Recently, I had the opportunity to attend a transglobal teleconference on the Future of Media here in San Francisco along with a link to a concurrent session in Sydney, Australia. Despite some audio/visual problems with the link between the two sites, the content of the sessions was thought provoking and painstakingly honest. To hear leaders in the field admit to not really knowing what's going to happen is both refreshing and a bit scary. But that's the reality of where things are at today.
Because of the richness of the evening's content, I'm going to split my reactions up between a couple of posts here on LCB and a couple over on e e learning.
One of the topics that came out in nearly every discussion was that of trust, the role it plays in media today and how it will be even more a factor in the future. Mike Linksvayer (CTO of Creative Commons) and Andy Halliday (CEO of Ourstory) got the evening rolling by positing individual authenticity as vital to success in the flattened internet empowered global marketplace. Sensemaking becomes the real challenge according to Halliday in a world in which, as Linksvayer put it, "90% of everything is crap." We come to trust individuals, and to a lesser extent brands, who we know because we've connected with "their story." Communication has always been about viewing and understanding other peoples’ stories and finding shared experiences according to Halliday.
Chris Anderson (Editor of Wired Magazine and author of the new book The Long Tail) and John Hagel(author of The Only Sustainable Edge) were lively and provocative. In an exchange that Moira Gunn later characterized as "Chris getting about $8000 worth of free consulting out of John" they discussed the intersection of their two books and what it means for media. As to the matter of authenticity and trust Anderson shared that in the new world where "Hollywood is being challenged by YouTube, the recording industry by MySpace, and the media by the blogosphere" all people will have to make decisions on are reputation, quality of expression and expertise. Hagel felt that in a world of more and more content, filtering services and infomediaries would be in greater demand. These filters will be judged on their ability to deliver what a customer is looking for. "I like what you do. Send me more" is one way he characterized it.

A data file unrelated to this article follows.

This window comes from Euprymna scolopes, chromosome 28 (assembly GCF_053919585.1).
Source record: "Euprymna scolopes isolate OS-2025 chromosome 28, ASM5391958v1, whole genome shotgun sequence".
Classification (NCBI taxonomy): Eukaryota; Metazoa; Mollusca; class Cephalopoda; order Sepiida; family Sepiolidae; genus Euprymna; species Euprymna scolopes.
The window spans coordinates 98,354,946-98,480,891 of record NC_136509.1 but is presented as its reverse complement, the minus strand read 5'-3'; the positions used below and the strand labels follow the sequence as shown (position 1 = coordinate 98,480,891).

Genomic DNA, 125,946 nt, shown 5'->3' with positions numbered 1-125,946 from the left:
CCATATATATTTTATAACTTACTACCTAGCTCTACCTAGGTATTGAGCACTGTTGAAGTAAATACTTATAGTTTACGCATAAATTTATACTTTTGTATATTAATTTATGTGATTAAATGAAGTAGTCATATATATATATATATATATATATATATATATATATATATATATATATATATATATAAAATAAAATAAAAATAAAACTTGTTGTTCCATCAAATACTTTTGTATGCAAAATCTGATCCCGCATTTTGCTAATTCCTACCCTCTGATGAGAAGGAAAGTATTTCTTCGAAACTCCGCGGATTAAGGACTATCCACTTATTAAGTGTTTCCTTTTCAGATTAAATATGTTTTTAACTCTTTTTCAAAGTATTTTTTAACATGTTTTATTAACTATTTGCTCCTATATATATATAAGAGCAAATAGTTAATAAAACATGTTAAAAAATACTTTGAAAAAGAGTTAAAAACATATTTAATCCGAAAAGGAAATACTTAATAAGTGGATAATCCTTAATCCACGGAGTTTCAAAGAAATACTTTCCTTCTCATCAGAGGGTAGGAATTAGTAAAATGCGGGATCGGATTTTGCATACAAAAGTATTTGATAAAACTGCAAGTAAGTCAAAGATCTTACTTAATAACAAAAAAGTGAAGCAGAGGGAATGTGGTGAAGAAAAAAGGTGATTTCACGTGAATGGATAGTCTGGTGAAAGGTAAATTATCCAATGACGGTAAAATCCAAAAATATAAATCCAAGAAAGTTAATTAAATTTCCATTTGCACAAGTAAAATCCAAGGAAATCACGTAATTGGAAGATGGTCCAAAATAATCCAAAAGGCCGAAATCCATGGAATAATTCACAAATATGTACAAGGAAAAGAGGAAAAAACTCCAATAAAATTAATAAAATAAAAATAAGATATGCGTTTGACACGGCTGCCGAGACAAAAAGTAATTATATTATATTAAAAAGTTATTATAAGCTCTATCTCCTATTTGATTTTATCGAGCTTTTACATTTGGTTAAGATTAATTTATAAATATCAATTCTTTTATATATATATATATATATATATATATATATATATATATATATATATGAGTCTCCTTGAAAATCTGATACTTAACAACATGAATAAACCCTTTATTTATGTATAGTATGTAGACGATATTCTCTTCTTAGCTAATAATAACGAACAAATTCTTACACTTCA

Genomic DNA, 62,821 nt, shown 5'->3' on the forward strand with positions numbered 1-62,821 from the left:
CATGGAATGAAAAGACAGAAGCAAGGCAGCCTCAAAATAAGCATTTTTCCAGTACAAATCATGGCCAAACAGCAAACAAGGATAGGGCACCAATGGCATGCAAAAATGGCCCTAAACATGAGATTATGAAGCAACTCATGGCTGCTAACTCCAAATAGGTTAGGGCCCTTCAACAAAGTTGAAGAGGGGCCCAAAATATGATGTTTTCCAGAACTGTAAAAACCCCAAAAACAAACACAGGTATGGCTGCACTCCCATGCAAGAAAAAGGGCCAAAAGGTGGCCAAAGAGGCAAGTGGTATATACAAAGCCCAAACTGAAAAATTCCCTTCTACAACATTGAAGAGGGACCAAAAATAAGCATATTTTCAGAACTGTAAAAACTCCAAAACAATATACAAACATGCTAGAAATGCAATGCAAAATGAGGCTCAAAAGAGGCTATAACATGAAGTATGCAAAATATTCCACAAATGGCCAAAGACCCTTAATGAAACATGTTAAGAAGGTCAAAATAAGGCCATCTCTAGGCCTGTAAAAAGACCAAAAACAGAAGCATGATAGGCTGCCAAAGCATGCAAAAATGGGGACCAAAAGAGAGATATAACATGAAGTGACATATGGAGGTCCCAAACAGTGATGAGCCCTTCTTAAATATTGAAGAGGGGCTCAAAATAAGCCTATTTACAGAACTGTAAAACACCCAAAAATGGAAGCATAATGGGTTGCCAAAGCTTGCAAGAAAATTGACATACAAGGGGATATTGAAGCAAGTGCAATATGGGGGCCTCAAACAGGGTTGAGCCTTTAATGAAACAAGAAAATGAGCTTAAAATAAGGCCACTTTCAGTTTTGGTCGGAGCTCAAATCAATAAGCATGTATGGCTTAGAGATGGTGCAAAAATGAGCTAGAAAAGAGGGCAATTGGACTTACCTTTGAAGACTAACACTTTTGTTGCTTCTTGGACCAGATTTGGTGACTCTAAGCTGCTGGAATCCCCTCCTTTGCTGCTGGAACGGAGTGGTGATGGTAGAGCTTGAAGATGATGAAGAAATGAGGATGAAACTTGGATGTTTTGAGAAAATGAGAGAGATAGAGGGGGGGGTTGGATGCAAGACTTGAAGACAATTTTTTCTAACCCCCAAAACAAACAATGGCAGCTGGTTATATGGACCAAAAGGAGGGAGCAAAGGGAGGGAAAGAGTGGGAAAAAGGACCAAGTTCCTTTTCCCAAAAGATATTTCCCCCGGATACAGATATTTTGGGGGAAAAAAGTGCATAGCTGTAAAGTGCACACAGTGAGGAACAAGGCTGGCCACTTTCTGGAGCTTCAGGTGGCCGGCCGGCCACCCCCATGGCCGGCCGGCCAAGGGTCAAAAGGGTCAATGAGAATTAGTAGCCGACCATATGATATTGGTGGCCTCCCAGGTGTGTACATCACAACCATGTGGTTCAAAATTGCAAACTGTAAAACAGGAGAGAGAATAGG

The third panel included Dr. Moira Gunn (TechNation on NPR), Ray Kotcher (Global CEO Ketchum PR), and Craig Newmark (Customer Service Representative and Founder Craigslist) continued the trust theme in response to a question regarding old media versus new media from Mark Jones (IT Editor, Australian Financial Review) who was chairing the panel from Sydney. They also all felt that much of the characteristics of success in the past will remain true for the future although they may be amplified. Newmark pointed to the runaway success of Craig’s List as evidence that building a trusting community is more important to commerce in the 21st Century than the technology upon which they are delivered.
Kotcher added that while in the past public relations firms could help clients avoid talking about negatives, today “there is no were to run. Your story is going to come out. Your good stories and your bad stories. ”Transparency is a reality in today’s world and the only answer is authentic and honest communication.
Gunn told the story of how Compaq computers came to have such a strange name. When Compaq was about to go to Wall Street for it’s IPO, the tradition of the day called for having the appropriate number of notices in the Wall Street Journal before you’re IPO would be considered legit. This usually took companies a minimum of 12-16 weeks. Compaq did an analysis of words that would catch a reader’s eye no matter the context. Compaq was one of two such highly visible words (the other happened to be Iraq!). Thus they affixed the “q” to their name andexecuted their IPO in 3 weeks.
Gunn then suggested that the game is still the same in building trust both with the market and the general public. But now it’s not a matter of notices in the WSJ, but having enough presence in at least 3-4 diverse media before you will be taken seriously. She held Martha Stewart up as the model. With multiple TV shows, books, videos, an online recipe database, Podcasts, videocasts, magazines, retail products for the home, a line of house paints, DVD’s, greeting cards, furniture, wedding planning services, an online florist shop, and a home architectural design group, Martha is everywhere. Even in the face of her conviction on obstruction of justice charge, Martha is still one of the most trusted names out there.
So there’s one synopsis of the Future of Media conference. In the next day or so, I’ll summarize the discussion what the impact on media business practice and what changes in the media will mean for society.